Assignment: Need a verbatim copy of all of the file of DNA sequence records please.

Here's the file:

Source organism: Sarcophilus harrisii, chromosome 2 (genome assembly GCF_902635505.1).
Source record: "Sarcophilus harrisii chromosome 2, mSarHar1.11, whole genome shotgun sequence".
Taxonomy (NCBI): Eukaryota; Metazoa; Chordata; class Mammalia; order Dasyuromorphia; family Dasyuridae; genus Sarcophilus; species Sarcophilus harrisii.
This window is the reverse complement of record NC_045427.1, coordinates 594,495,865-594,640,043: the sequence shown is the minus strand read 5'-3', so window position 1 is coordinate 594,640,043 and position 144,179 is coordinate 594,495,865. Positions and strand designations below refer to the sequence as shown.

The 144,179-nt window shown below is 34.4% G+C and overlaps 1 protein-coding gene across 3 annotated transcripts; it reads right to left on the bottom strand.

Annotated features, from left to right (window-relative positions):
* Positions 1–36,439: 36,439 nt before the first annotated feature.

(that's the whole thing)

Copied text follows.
Source organism: Sarcophilus harrisii, chromosome 2 (genome assembly GCF_902635505.1).
Source record: "Sarcophilus harrisii chromosome 2, mSarHar1.11, whole genome shotgun sequence".
Taxonomy (NCBI): Eukaryota; Metazoa; Chordata; class Mammalia; order Dasyuromorphia; family Dasyuridae; genus Sarcophilus; species Sarcophilus harrisii.
This window is the reverse complement of record NC_045427.1, coordinates 594,495,865-594,640,043: the sequence shown is the minus strand read 5'-3', so window position 1 is coordinate 594,640,043 and position 144,179 is coordinate 594,495,865. Positions and strand designations below refer to the sequence as shown.

The 144,179-nt window shown below is 34.4% G+C and overlaps 1 protein-coding gene across 3 annotated transcripts; it reads right to left on the bottom strand.

Annotated features, from left to right (window-relative positions):
* Positions 1–36,439: 36,439 nt before the first annotated feature.